The discus throw is one of the oldest events in track and field. You may have seen part of a competition before but had questions about its history, rules, record, training, and techniques, all of which you can learn about below.
The event requires a mix of strength, speed, and technique. A technically good throw that catches the wind just right can be one of the most beautiful things to see at a track meet at any level - high school, college, or beyond.
The discus throw has been included in track and field meets for men since the first modern Olympic Games in 1896 and was officially added for women in 1928, but the history of the event dates back much further.
A classic version of the discus goes back many centuries and the image of throwing a heavy disc-shaped item was commemorated with the Discobolus sculpture. The image of a man preparing to heave the disc is believed to originate from somewhere around 450-460 BC.
The most important part is that you throw the discus between the sector lines and don't leave the circle until the implement lands. If you'd like a more detailed look at the rules, you can find them below.
- The athlete must complete the throw within 60 seconds of their name being called by the official.
- They must exit the circle out of the back half after the throw is finished. The half point is usually marked. Contrary to many opinions, you can enter the circle from anywhere.
- The athlete cannot touch the top of the circle or step out during the throw.
- The circle is 2.5 meters or 8 feet, 2 and 1/4 inches in diameter.
- The disc must land between the legal sector lines of 34.92 degrees. The lines will be marked, typically with white paint.
The weight of the disc depends on the age group and gender, although women typically use the 1 kilogram/2.2 pound discus from junior high up. Boys use the 1 kilogram disc in junior high and then a 1.6 kilogram version in high school, followed by a 2 kilogram discus in college competitions. You can see this weight guide here for all other age groups, including masters.
If you are just getting into the sport, it is only natural to want to know how far people have thrown it before. Below are the United States National High School records and the world records for males and females. You can find the complete discus world record progressions here.
- Men's World Record - Jurgen Schult, 74.08 meters/243', 1986
- Women's World Record - Gabriele Rensch, 76.80 meters/251'11", 1988
- Boy's U.S. High School Record - Ryan Crouser, 237'6", 2011
- Girl's U.S. High School Record - Shelbi Vaughan, 198'9", 2012
Schult and Rensch both competed for East Germany. Crouser competed for Sam Barlow High School in Oregon and also holds the indoor boys shot put high school national record. Vaughan competed for Mansfield Legacy High School in Texas.
You really only need a few essential items to get started throwing the discus. You could get by with a cheap rubber discus and an open field, but ideally you will want these items to get quality training in:
- A discus implement - find out which weight you need here, as it is a different weight for boys and girls and the men's gets heavier with age. In junior high, boys and girls compete with the 1 kilogram or 2.2 pound implement. The boy's jumps up to 1.6 kilograms in high school and 2 kilograms in college, while the girls stays the same.
- A throwing circle - the discus circle is larger than shot put or hammer. It is a cement slab that is 2.5 meters in diameter, which is about 8 feet, 2 and 1/4 inches.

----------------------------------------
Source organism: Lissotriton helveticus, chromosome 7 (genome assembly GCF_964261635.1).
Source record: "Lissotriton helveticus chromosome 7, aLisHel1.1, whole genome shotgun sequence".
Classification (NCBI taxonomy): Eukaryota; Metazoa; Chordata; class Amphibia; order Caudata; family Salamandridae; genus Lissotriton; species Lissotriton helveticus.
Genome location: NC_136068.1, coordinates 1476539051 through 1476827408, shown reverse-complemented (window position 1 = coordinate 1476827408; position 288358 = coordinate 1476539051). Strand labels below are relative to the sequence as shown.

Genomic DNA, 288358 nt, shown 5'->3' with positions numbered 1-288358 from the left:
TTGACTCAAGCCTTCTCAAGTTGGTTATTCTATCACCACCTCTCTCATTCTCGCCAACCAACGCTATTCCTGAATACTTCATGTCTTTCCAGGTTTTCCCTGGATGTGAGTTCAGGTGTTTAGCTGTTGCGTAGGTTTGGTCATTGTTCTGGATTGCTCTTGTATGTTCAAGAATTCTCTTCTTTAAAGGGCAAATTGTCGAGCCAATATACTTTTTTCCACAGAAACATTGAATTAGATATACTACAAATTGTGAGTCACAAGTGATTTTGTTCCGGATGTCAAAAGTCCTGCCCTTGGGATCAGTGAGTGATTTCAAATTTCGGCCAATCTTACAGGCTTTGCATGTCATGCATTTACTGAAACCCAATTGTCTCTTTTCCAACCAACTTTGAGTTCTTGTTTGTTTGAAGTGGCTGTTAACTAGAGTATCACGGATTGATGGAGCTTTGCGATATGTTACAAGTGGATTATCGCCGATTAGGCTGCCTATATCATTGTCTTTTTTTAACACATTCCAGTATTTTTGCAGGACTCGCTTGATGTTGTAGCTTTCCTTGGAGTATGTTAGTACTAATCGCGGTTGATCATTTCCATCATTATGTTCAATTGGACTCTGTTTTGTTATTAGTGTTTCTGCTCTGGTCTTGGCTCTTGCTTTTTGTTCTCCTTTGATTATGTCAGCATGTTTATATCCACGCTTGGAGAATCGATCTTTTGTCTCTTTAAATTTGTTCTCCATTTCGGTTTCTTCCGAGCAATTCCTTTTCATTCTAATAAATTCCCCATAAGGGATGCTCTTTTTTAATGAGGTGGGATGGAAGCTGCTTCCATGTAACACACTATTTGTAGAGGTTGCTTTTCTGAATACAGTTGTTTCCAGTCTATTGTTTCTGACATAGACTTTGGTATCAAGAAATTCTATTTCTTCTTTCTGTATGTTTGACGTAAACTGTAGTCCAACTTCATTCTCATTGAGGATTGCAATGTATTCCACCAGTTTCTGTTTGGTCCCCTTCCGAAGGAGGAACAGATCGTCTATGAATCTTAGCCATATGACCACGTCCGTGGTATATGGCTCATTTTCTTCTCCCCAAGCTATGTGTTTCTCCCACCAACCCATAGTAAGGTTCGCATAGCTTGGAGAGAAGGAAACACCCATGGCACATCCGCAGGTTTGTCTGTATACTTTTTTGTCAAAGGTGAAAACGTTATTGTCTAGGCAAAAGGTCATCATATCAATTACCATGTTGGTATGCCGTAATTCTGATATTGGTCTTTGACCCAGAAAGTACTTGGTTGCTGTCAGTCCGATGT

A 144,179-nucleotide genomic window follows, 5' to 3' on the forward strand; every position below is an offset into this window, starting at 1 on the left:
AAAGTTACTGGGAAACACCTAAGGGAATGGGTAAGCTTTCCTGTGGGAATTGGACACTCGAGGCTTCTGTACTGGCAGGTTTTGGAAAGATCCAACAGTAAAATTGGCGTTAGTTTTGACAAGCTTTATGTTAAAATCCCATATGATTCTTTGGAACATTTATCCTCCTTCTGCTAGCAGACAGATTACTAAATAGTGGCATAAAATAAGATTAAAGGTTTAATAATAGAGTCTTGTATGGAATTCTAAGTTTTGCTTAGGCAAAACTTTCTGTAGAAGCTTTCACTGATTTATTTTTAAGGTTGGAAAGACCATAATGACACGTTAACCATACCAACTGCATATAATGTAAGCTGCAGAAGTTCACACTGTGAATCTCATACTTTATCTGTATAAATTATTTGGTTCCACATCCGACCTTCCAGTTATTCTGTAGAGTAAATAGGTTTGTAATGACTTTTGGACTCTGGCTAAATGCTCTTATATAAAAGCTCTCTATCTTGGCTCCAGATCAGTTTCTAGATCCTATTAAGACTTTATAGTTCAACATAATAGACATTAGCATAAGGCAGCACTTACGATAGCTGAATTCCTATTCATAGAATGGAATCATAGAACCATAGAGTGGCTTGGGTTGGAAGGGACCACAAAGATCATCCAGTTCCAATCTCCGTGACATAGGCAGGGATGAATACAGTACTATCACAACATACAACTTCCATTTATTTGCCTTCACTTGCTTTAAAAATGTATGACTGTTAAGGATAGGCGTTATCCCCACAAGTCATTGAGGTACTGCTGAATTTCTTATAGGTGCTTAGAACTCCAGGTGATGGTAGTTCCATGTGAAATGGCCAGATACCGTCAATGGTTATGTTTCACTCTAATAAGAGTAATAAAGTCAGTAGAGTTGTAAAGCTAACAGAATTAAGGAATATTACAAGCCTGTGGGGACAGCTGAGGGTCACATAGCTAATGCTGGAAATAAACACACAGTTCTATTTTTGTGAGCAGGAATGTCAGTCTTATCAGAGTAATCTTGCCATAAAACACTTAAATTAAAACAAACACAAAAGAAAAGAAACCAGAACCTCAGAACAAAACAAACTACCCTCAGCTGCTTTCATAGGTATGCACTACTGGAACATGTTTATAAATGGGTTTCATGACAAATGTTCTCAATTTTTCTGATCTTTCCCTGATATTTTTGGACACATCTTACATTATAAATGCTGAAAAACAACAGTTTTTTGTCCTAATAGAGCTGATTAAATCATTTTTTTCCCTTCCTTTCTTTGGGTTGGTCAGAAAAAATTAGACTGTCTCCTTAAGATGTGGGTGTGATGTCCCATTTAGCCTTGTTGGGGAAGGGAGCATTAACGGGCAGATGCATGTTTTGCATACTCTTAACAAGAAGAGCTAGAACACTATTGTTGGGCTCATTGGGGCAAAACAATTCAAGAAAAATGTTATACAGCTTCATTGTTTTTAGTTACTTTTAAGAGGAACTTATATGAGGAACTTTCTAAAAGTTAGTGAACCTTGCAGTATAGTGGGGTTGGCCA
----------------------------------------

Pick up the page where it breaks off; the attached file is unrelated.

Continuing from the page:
- Throwing shoes - check out this review guide to figure out which is the best for you.
The full spin discus throw technique has been the predominant form used in modern throwing. Frantisek Janda-Suk, a Czech athlete, is credited as the pioneer of this technique. He began practicing this way in 1899 and became good enough to win silver at the 1900 OIympics.
The full spin technique consists of rotating the body around and across the circle before releasing the disc into the sector. Explaining the technique is much more involved than that, but you can get an idea of what it looks like by watching the video below.
The video shows the technique of Piotr Malachowski of Poland on his way to winning the 2015 IAAF World Outdoor Track and Field Championships in the discus with a throw of 67.40 meters. You can also see Philip Milanov of Belgium, who finished second, and Robert Urbanek of Poland, who finished third.
Junior high and high school throwers will usually use the spin eventually, but they may not compete with it for a while if they do not have the technique down. Many will compete with just a standing throw or half turn until they learn better technique or become more comfortable with it.
Discus throw training is done with a goal of improving the overall distance the athlete can throw. This is done with a mix of training, including strength training, plyometrics, and technical work. There are 2 main types of throws training for the athlete, which is similar to the training for shot put.
- General Training - This can be any strength and conditioning that improves overall strength and conditioning. As a throw is a very explosive movement, little endurance work is done and the focus is on compounds lifts such as power cleans, back squats, and bench press, with plyometrics added in.
- Specific Training - This is any type of practice that specifically improves the discus throwing ability of the athlete. This is usually any kind of technique or actual throws with a discus. Medicine balls can also be specific training.
Watching a technically solid discus throw hit the air can be one of the best sites in track and field. A great discus thrower combines strength, athleticism, and technique to get the most out of the throw.